Jared Diamond has become the media’s new darling with his theory that humanity’s modern makeup is a product of certain groups being in the right place at the right time. The sentiment certainly seems plausible enough. But it is absurd to believe that 100,000 years of life in totally different environments has left human populations the same, and that the various evolutionary forces did not build upon one another as natural selection rewarded different traits for different circumstances.
In National Geographic’s September 2005 special issue on the continent of Africa, Diamond has a piece entitled The Shape of Africa. What follows is a short list of a few contentions with Diamond’s piece:
-Diamond mentions in passing that our ancestors, Homo sapiens, who emigrated from Africa some 100,000 years ago may have interbred with Neanderthals (Europe) and Homo erectus (Asia) but fails to consider that this may have had something to do with the subsequent developmental paths of various human groups, most notably the relative distinctiveness of “Caucasoids” (Europe), “Negroids” (Africa), and “Mongoloids” (Asia). The physical dominance of Africans today may conceivably shed light onto how Homo sapiens were able to overtake (and to some extent combine with) the other two species.
-The most trenchant rough spot in Diamond’s argument involves animal domestication. He writes "[Africa’s] own native animals—with the exception of guinea fowl and possibly donkeys and one breed of cattle—proved impossible to domesticate." Yet in the comparative blink of an eye the zebra, ostrich, and warthog have all been domesticated. Even hyenas have been essentially tamed in a single generation. Keep in mind that the equine species now geographically ubiquitous have been under domestication for around 50,000 years and yet within a single generation can become feral and as wild as gazelles. What a sight the first domestication must have been! The Mongolian horse, the Przewalski, now nearly extinct, appears to be the roughest equine out there (look at that beast). It is more than vacuous speculation to assume Africa potentially had the greatest animal resources in the world. Southern Africa is probably site of the world’s most fertile land today, although I am no agronomist and cannot say what advantages it may have had relative to other farming areas thousands of years ago. Diamond does concede Africa has abundant natural resources, especially in the temperate zones.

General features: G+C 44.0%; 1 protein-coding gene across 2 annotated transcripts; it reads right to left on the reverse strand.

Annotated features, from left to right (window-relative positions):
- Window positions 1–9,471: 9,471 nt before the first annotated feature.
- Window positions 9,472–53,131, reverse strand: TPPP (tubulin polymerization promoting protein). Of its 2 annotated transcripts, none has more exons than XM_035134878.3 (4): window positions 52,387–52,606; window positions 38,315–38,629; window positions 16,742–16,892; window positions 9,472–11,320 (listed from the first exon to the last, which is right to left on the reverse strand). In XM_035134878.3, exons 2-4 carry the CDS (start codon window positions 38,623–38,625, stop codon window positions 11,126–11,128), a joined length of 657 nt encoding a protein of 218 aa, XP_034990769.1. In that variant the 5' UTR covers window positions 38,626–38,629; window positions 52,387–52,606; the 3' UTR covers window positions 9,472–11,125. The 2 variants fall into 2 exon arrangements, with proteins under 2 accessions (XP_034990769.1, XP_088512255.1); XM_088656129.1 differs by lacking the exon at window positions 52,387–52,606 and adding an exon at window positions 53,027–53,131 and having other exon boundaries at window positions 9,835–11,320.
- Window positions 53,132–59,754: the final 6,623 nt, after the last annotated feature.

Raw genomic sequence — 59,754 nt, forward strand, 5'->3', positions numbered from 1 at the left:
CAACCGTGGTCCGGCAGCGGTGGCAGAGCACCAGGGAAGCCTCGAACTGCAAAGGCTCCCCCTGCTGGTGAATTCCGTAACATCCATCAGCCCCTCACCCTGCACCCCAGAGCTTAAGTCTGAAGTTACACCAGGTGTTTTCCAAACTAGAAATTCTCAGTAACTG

-Jocularly, Diamond continues: “History might have turned out differently if African armies, fed by barnyard-giraffe meat and backed by waves of cavalry mounted on huge rhinos, had swept into Europe to overrun its mutton-fed soldiers mounted on puny horses.” He is missing the elephant in the room, pardon the pun. Diamond leaves out Hannibal’s excursions against Rome, where elephants were used in battle and also crossed geographical nightmares like the Alps.
-He makes the observation that various ethnic groups in Africa coexist “far better than they do in many other parts of the globe.” Maybe, although the litany of conflicts, from Hutus against Tutsis to the prized meat of Pygmys (though not widely known, cannibalism is pervasive in Africa like nowhere else on earth), the continent is not immune to the ills that plaque us all.
Diamond's theory makes sense, and I'm only nitpicking potential problems that clearly do not sink the argument, but suggest that environment left a biological impression on the people it affected that is not instantly irreversible (assuming it would even be a wise thing to do). As far as that obdurate sujbect goes, cheap DNA sequencing will lead to an explosion of research and correlation analysis to determine what exactly does what. There are some three trillion base sequences in the human genome, and if my math is right that's around infinity billion possible combinations. Finding sequence similarities among the very upper echelon 175-IQers will allow for the understanding of what makes people smart (and in every other area of life--just pondering the possibilities is tiring). The idea of free-will may even be fatally challenged. Who knows?
Diamond ends optimistically about Africa’s future. I am more skeptical, given the continent’s low IQ scores. However, destitute situations are the ones with the most opportunity for improvement, and the industrialized world has made a substantial commitment—some $50 billion in fact. Diamond is spot on when he says development, not just aid, is needed. Insuring nutrition alone could significantly boost cognitive abilities, and would be relatively cheap to distribute. Rhodesia was brutal, but economically it worked. Removing the brutality and replacing it with humanitarianism might do wonders. Another obvious solution to help pull people up, at least in the oil rich west, would be for African countries to instigate an equal dividend based on petroleum revenues to all its residents once per year (or more frequently) like Alaska does here in the US.